quid respondētis, amīcī?

  • If you’ve ever embarked on a home-renovation project, you know how important it is to choose a good, ethical contractor. What do you think about Fronto? Would you hire him?
  • Whether you’d hire Fronto or not, what do you think of Caelius’ response? After all, he has been living in the house for quite some time; you’d think he would have noticed serious structural flaws if they were really there!
  • What do you think of Fronto’s, um, “unbiased” recommendation of his frāter the redēmptor?
  • And on another level, what do you think of the use of various verb tenses in this story?

Tune in on Monday, when we’ll meet Fronto’s frāter and discover a few things about the relationship between these two. intereā, grātiās maximās omnibus iam legentibus et respondentibus.

Published in: on August 14, 2010 at 11:08 am  Leave a Comment  
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New Beginnings, II

salvēte, amīcī et sodālēs! As I mentioned in yesterday’s post, one possible use for the Tres Columnae Project materials is as a self-paced review for students returning to Latin. Of course, we’d be thrilled if you also decided to use the materials with your Latin I students, and we’d be ecstatic if you decided to use them in place of a traditional textbook. But for many teachers and students in Latin II and above, the beginning of the year seems to hold a special dread. You know you need to do some sort of review before jumping into new material, but what’s the best way?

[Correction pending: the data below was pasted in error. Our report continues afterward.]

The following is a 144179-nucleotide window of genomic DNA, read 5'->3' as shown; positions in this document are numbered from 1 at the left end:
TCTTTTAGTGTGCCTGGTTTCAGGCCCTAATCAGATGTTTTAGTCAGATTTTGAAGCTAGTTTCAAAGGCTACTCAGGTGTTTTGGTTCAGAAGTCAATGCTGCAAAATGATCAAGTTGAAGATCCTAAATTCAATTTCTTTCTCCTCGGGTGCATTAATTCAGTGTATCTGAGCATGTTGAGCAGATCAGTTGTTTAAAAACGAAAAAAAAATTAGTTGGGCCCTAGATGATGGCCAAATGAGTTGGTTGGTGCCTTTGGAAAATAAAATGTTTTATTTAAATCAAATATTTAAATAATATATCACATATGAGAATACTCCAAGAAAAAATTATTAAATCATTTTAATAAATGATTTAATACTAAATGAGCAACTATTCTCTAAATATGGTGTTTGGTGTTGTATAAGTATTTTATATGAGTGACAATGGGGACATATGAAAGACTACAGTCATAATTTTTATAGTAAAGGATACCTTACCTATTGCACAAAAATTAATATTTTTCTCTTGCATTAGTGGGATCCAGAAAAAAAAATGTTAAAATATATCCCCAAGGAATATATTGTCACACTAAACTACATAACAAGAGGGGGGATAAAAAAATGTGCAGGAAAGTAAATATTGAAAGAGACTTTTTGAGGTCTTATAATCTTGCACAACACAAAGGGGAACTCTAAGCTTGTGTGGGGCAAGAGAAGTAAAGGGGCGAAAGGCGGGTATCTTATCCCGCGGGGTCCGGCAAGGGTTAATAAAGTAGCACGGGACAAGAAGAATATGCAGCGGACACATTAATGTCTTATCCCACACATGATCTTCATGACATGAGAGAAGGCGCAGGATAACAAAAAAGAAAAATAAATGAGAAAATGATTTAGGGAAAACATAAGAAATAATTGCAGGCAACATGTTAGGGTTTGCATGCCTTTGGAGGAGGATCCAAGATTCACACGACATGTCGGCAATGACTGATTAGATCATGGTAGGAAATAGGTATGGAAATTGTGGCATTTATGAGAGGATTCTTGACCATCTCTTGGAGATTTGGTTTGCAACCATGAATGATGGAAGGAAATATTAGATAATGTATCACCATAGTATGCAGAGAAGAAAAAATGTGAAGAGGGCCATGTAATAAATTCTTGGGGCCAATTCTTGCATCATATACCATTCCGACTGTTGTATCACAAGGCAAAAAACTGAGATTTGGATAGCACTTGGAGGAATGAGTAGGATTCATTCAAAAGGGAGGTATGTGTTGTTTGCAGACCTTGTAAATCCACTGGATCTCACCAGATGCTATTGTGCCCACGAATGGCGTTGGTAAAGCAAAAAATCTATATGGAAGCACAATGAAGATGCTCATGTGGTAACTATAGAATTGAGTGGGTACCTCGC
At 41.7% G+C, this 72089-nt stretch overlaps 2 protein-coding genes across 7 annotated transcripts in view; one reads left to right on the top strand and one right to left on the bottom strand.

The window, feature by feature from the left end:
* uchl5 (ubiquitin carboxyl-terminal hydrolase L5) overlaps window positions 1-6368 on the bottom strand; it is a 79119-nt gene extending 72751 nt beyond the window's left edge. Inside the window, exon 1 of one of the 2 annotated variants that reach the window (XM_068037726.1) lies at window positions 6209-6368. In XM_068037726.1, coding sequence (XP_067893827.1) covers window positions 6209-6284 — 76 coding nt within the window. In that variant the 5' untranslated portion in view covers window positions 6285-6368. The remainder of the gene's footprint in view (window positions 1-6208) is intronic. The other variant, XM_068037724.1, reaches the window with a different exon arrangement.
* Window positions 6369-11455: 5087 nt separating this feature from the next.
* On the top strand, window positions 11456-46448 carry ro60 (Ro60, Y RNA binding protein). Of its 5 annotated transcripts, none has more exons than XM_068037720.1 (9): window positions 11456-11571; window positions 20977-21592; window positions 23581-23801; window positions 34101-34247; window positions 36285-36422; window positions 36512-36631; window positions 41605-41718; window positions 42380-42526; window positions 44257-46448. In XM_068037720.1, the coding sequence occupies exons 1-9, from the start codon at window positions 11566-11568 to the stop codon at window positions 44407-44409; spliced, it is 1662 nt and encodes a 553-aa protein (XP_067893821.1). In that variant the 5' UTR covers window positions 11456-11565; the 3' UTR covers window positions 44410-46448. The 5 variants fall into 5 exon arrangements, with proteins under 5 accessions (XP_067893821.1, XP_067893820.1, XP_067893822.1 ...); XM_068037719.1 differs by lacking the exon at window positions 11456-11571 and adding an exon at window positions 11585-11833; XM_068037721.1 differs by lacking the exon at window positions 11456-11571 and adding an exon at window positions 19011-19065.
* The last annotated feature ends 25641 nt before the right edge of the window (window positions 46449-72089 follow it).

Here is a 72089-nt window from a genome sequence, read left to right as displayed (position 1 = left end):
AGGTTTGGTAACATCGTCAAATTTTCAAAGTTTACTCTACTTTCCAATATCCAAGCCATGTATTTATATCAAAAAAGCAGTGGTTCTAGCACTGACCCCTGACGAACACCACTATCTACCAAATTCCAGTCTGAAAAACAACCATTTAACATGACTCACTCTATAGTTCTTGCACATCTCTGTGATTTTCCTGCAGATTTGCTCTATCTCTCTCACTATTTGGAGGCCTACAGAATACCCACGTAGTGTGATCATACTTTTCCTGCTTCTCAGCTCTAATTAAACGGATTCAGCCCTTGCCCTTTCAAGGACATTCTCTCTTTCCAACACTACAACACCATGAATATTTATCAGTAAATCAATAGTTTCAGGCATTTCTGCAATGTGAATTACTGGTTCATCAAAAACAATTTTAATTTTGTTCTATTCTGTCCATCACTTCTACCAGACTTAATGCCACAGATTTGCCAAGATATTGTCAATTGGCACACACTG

• Some teachers go through an undifferentiated and lengthy process of reteaching everything (or “everything important”) from Latin I. Depending on how you do this, and how much mastery of “old stuff” you want from your students, this can take weeks or months! Of course, by the end, many students will be utterly bored and others will still be completely lost … but you, the teacher, can pat yourself on the back because you “did a thorough review.” I have often been that teacher! 🙂
  • Other teachers attempt to diagnose their students’ areas of strength and weakness, then devise review activities that meet those needs. I’ve been that teacher as well! The problem, of course, is devising the activities and finding the materials. You don’t want to do exactly the same work that the students did in Latin I, but you may not have anything else to use. And you can’t very well re-issue the Latin I textbooks; after all, the current Latin I students are using those!
  • Still other teachers jump into new material right away and pause, as needed, to review things that turn out to be problematic for their students. I don’t think I’ve ever been that teacher :-), but I admire their bravery. The problem with this approach, for me at least, is that I don’t like unpleasant surprises. I would much rather find out in advance that 65% of my class need to review a particular grammatical feature; that way, I can plan ahead and provide them with what they need. An impromptu adjustment in midstream of a lesson can be exciting, but it can quickly deteriorate into “I shall lecture while you take notes, then yell at you because you can’t apply the information from the notes.” I prefer a world with less yelling; it’s much less stressful for everyone concerned! 🙂

In place of these common options, I think the Tres Columnae materials, especially the ones that we’ve made available for Lectiōnēs I-XX on the Version Alpha Wiki site, can provide a really positive alternative. Of course, we’d love for you to choose a paid subscription for your students (those will be available by the end of this month), but we think that even the free materials would provide your upper-level students with an enjoyable, engaging, and different approach to review. Here’s one possible pathway through the materials: